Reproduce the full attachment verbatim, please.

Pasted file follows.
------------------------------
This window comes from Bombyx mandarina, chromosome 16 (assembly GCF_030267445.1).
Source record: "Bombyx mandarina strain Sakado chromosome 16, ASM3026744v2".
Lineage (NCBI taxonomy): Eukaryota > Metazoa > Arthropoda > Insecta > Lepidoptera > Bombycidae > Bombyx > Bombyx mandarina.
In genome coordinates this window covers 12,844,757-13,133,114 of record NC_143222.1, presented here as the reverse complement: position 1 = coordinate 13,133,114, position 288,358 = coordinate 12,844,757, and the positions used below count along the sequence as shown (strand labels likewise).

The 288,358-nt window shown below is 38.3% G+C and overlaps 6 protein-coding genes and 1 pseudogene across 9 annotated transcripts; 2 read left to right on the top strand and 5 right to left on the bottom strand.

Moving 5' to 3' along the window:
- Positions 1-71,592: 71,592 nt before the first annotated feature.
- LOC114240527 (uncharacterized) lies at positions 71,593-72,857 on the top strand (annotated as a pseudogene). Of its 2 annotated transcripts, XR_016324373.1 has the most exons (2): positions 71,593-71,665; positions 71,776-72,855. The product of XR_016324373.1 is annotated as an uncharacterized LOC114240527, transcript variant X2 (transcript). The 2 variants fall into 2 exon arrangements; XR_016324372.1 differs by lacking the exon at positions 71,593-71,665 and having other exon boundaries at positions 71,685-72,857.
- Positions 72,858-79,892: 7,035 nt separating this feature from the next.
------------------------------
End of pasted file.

This window comes from Bombyx mandarina, chromosome 16 (assembly GCF_030267445.1).
Source record: "Bombyx mandarina strain Sakado chromosome 16, ASM3026744v2".
Lineage (NCBI taxonomy): Eukaryota > Metazoa > Arthropoda > Insecta > Lepidoptera > Bombycidae > Bombyx > Bombyx mandarina.
In genome coordinates this window covers 12,844,757-13,133,114 of record NC_143222.1, presented here as the reverse complement: position 1 = coordinate 13,133,114, position 288,358 = coordinate 12,844,757, and the positions used below count along the sequence as shown (strand labels likewise).

The 288,358-nt window shown below is 38.3% G+C and overlaps 6 protein-coding genes and 1 pseudogene across 9 annotated transcripts; 2 read left to right on the top strand and 5 right to left on the bottom strand.

Moving 5' to 3' along the window:
- Positions 1-71,592: 71,592 nt before the first annotated feature.
- LOC114240527 (uncharacterized) lies at positions 71,593-72,857 on the top strand (annotated as a pseudogene). Of its 2 annotated transcripts, XR_016324373.1 has the most exons (2): positions 71,593-71,665; positions 71,776-72,855. The product of XR_016324373.1 is annotated as an uncharacterized LOC114240527, transcript variant X2 (transcript). The 2 variants fall into 2 exon arrangements; XR_016324372.1 differs by lacking the exon at positions 71,593-71,665 and having other exon boundaries at positions 71,685-72,857.
- Positions 72,858-79,892: 7,035 nt separating this feature from the next.